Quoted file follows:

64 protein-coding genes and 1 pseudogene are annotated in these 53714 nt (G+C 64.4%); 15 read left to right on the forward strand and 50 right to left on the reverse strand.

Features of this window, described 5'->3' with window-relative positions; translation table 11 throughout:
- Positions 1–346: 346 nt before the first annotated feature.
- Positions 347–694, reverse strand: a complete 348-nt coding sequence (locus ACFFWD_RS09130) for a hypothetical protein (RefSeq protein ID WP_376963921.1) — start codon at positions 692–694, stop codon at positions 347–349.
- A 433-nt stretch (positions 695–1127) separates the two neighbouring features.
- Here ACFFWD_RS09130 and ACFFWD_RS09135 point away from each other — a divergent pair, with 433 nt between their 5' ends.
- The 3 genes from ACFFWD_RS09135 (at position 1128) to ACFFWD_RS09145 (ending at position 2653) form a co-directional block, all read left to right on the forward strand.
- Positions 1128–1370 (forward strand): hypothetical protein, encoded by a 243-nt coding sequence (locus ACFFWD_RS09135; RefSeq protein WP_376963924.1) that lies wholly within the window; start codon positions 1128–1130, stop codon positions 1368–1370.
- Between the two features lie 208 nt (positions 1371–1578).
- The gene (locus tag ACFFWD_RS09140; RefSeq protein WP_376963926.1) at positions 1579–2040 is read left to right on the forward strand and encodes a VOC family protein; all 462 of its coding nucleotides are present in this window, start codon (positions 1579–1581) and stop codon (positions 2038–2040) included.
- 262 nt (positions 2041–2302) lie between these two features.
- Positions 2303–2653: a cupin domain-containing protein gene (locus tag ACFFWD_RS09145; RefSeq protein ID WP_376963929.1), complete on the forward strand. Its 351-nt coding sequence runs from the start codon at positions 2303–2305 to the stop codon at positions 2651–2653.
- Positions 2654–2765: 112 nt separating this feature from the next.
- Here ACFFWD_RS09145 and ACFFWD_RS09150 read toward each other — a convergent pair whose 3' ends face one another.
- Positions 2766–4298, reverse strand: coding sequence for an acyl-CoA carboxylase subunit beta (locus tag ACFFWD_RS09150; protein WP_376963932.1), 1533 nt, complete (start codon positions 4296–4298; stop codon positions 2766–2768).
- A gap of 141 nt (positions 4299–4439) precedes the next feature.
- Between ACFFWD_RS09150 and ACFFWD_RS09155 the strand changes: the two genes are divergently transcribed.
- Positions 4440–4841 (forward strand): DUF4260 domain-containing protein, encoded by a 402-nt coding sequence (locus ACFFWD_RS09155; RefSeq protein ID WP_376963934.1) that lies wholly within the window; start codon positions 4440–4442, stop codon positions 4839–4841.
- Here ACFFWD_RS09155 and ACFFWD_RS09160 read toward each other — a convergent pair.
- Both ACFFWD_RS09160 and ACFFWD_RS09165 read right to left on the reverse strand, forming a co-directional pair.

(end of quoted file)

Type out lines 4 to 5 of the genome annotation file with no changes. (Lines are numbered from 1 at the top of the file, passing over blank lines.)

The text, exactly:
- Positions 347–694, reverse strand: a complete 348-nt coding sequence (locus ACFFWD_RS09130) for a hypothetical protein (RefSeq protein ID WP_376963921.1) — start codon at positions 692–694, stop codon at positions 347–349.
- A 433-nt stretch (positions 695–1127) separates the two neighbouring features.